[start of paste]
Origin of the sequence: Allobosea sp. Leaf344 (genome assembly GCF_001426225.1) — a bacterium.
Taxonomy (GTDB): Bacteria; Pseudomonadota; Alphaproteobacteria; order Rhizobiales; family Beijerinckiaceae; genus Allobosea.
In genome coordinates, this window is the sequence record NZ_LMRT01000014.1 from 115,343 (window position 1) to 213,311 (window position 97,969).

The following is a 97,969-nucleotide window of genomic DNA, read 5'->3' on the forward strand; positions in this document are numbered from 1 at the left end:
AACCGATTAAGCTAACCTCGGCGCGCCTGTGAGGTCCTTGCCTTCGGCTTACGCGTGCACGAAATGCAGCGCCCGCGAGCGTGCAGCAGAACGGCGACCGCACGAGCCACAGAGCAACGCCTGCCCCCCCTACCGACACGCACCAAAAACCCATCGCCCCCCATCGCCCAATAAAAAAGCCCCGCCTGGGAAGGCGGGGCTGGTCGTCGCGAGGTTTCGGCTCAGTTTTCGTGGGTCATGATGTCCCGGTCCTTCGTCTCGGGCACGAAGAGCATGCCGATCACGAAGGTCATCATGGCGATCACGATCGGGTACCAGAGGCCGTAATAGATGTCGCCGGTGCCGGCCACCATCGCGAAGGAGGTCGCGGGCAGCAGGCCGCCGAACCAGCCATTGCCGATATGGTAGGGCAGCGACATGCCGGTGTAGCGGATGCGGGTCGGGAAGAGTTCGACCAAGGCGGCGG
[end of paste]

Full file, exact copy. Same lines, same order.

Origin of the sequence: Allobosea sp. Leaf344 (genome assembly GCF_001426225.1) — a bacterium.
Taxonomy (GTDB): Bacteria; Pseudomonadota; Alphaproteobacteria; order Rhizobiales; family Beijerinckiaceae; genus Allobosea.
In genome coordinates, this window is the sequence record NZ_LMRT01000014.1 from 115,343 (window position 1) to 213,311 (window position 97,969).

The following is a 97,969-nucleotide window of genomic DNA, read 5'->3' on the forward strand; positions in this document are numbered from 1 at the left end:
AACCGATTAAGCTAACCTCGGCGCGCCTGTGAGGTCCTTGCCTTCGGCTTACGCGTGCACGAAATGCAGCGCCCGCGAGCGTGCAGCAGAACGGCGACCGCACGAGCCACAGAGCAACGCCTGCCCCCCCTACCGACACGCACCAAAAACCCATCGCCCCCCATCGCCCAATAAAAAAGCCCCGCCTGGGAAGGCGGGGCTGGTCGTCGCGAGGTTTCGGCTCAGTTTTCGTGGGTCATGATGTCCCGGTCCTTCGTCTCGGGCACGAAGAGCATGCCGATCACGAAGGTCATCATGGCGATCACGATCGGGTACCAGAGGCCGTAATAGATGTCGCCGGTGCCGGCCACCATCGCGAAGGAGGTCGCGGGCAGCAGGCCGCCGAACCAGCCATTGCCGATATGGTAGGGCAGCGACATGCCGGTGTAGCGGATGCGGGTCGGGAAGAGTTCGACCAAGGCGGCGG